After-work stress-relieving music
Or get a lawn ticket (best price is ahead of time, not at the gate) to hear perfect after-work music at Ravinia Festival in Highland park.
The Julliard String Quartet is June 20. It’s in the Martin Theatre but usually those programs are broadcast on the lawn.
In the Pavilion are Gypsy Kings June 23, Common June 24, Michael McDonald and Boz Scraggs June 27 and Diana Krall June 28.
Just when you think you have seen as many fine interpretations of how Rogers and Hammerstein’s classic ‘King and I’ musical ought to be done, along comes director Bartlett Sher’s beautiful and insightful Lincoln Center production.
Not only are all the voices in the outstanding category (and how often can you say that), Sher’s direction has brought forth all the characters’ strong motivations.
The songs everyone has come to know and love such as “I Whistle a Happy Tune and Hello Young Lovers” are beautifully sung by Laura Michelle Kelly as governess Anna Leonowens.
“We Kiss in the Shadow” and “I have Dreamed” take on an added coating of sadness and desire when exquisitely sung Manna Nichols and Kavin Panmeechao as doomed lovers Tuptim and Lun Tha.
But you also have Jose Llana who really makes you understand the crossroads where he’s at between Siam’s traditional views and the “westernization” of his court he thinks will keep his country from colonization. He not merely sings, but acts “A Puzzlement.”
Based on the real Anna Leonowens’ memoirs as told by Margaret Landon in the 1944 novel, “Anna and the King of Siam,” the musical depicts how two strong characters, the independent governess Leonowens, and the King, known as Mongkut who sees women as servants, move from strongly-held beliefs to mutual respect, admiration and caring.
Then there is Joan Almedilla as Lady Thiang (First Wife) singing “Something Wonderful.” The song does more than describe her feelings towards her husband, the King.
Almedilla’s exceptional expression of the words seemed to speak to many of the wives in the audience.
As to the youngsters in the show, “The March of Siamese Children” is charming and lighthearted but Graham Montgomery does a particularly fine job as Anna’s son, Louis, and Marcus Shane presented just the right amount of royal demeanor as Crown Prince Chulalongkorn when he stepped into a role opening night usually played by Anthony Chan.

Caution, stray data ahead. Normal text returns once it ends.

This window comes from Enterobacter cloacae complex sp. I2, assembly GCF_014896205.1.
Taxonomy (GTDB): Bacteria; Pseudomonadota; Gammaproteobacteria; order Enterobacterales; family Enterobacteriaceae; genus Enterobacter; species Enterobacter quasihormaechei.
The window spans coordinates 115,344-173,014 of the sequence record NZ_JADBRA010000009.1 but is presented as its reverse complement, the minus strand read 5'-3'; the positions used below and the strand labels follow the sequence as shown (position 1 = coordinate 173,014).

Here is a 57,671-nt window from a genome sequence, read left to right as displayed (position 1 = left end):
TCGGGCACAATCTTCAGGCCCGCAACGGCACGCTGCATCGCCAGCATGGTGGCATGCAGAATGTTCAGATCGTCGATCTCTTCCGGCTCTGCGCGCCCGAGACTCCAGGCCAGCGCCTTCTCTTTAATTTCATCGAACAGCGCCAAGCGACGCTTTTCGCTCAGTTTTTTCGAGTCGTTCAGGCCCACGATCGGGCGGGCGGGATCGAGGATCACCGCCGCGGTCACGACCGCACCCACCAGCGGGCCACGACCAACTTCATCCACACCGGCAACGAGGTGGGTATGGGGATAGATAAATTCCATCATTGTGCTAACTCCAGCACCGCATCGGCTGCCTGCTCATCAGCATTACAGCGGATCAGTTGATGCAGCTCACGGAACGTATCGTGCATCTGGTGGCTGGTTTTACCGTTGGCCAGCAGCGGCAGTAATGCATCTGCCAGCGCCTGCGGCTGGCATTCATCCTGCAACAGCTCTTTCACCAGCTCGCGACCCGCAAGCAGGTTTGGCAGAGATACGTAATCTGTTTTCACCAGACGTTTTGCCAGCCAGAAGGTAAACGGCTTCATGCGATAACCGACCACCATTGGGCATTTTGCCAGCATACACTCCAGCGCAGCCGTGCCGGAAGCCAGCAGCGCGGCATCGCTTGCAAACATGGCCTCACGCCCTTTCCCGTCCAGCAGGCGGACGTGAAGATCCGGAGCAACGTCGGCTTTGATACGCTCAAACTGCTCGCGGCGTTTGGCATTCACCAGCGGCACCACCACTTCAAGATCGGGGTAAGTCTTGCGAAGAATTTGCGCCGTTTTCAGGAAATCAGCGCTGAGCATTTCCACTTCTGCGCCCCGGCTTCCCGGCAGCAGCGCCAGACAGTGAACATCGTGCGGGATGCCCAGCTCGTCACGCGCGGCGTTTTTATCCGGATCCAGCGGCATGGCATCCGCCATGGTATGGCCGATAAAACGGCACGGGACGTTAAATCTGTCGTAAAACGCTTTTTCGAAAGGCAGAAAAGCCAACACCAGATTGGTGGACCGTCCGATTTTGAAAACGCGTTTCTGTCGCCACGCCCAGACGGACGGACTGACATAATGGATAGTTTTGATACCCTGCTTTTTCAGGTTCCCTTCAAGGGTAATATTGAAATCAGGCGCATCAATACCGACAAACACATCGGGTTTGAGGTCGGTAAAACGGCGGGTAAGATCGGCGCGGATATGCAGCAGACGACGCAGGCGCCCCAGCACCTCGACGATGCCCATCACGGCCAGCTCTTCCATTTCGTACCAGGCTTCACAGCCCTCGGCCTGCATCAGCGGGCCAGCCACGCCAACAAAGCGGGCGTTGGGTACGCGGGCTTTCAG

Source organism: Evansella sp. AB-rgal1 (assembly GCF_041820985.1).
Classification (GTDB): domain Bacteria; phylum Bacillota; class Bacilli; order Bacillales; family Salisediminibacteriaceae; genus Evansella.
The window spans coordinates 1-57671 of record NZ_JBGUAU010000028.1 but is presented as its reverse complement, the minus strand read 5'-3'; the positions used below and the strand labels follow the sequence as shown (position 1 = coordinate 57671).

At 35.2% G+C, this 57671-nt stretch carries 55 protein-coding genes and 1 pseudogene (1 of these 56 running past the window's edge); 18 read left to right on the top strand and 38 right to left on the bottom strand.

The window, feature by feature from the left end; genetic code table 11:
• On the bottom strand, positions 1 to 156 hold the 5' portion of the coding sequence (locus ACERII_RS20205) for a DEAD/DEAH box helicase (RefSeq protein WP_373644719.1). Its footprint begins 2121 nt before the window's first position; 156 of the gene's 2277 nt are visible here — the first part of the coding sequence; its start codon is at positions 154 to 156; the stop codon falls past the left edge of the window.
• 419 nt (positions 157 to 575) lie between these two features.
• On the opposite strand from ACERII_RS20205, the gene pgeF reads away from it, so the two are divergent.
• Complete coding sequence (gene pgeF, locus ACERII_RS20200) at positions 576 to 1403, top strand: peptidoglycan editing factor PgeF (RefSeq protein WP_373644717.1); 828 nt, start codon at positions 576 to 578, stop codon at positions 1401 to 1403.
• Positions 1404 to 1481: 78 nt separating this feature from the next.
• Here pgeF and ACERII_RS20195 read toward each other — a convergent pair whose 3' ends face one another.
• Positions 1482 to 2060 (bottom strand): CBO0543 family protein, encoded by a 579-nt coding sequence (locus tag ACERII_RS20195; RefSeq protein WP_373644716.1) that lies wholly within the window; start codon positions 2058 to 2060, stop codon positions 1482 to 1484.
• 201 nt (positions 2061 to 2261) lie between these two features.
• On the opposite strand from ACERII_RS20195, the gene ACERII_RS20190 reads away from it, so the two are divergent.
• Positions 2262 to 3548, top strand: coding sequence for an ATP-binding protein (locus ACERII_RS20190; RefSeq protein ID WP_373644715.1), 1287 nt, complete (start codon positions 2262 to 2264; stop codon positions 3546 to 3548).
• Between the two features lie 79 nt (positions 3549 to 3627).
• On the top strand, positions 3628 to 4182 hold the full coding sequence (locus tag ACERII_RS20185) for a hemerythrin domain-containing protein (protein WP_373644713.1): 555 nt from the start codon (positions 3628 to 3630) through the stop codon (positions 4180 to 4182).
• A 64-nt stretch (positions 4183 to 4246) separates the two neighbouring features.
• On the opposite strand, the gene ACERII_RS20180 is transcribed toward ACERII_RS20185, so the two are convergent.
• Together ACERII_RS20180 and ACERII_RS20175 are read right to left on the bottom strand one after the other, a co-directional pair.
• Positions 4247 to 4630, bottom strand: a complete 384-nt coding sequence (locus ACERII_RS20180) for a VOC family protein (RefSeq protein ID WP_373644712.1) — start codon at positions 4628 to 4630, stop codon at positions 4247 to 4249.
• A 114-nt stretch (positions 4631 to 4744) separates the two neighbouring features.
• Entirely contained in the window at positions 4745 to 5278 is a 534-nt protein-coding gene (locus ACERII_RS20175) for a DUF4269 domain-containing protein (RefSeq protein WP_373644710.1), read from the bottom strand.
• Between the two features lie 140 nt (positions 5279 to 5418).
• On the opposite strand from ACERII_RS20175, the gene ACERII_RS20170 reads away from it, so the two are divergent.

Choreographer Christopher Gattelli’s “The Small House of Uncle Thomas,” a ballet meant to entertain visiting English dignitaries but actually is a message from Tuptim that slavery is wrong, is well put across by dancers Lamae Caparas as Eliza, Amaya Braganza as Uncle Thomas, Yuki Ozeki as Topsy, Rommel Pierre O’Choa as Simon Legree, Michiko Takemasa as Little Eva and Nobutaka Mochimaru as the Angel/George.
The set design by Michael Yeargan was a creative mix of an Asian style wall backdrop, pillars and Buddha that places more emphasis on the action than ornamentation. That said, the set immediately captures attention when the curtains open with a a life-size boat coming onto the stage carrying Anna and Louis Leonowens.
Catherine Zuber’s costumes perfectly place the show into Leonowen’s period and location.
‘The King and I’ is at the Oriental Theatre, 24 W. Randolph, Chicago, now through July 2, 2017. For tickets and more information call (800) 775-2000 or visit Broadway in Chicago.
The sounds of the Blues will be wailing on State Street and in Millennium Park. On Clark Street magicians astound in Uptown. And the Chicago theatre community understands when a one-man show has to cancel.
Muddy Waters Mural
Stop by the west side of State Street between Randolph and Washington Streets noon Thursday, June 8, 2017 to hear about Muddy Waters and hear some fine blues.
The event dedicates the nine-story mural of blues legend Muddy Waters across the way at 17 N. State St. He brought the Delta blues to Chicago where he turned it into his own Urban Blues sound that has influenced generations of musicians.
Along with some folks from the Department of Cultural Affairs and mural artist Eduardo Kobra, Muddy Waters’ daughter, Mercy Morganfield, will be there plus the Muddy Waters legacy Band of Mud and Big Bill Morganfield.
Also on hand will be Chicago Blues Festival headliners Billy Branch and Che “Rhymefet” Smith. (See Blues Festival here).
A pop-up shop will sell limited poster editions and other merchandise to benefit the Muddy Waters Foundation.
Chicago Blues Festival
Considered the largest free blues festival anywhere, the Chicago Blues Festival will take over Millennium Park with five stages 11 a.m. to 9:30 p.m., June 9-11, 2017. The venue is a change from Grant Park where the festival began in 1984.
On June 9 the festival stars Billy Branch & The Son of Blues with special guests Lurrie Bell, Freddie Dixon, J.W.S. Williams, Carlos Johnson, Carl Weathersby, Bill McFarland and Chicago Fire Horns plus Mae Koen & The Lights.
Headliners June 10 are William Bell, Theo Huff and the New Agenda Band and Nellie Tiger Travis. The festival closes June 11 with Gary Clark Jr., Rhiannon Giddens and Ronnie Baker Brooks.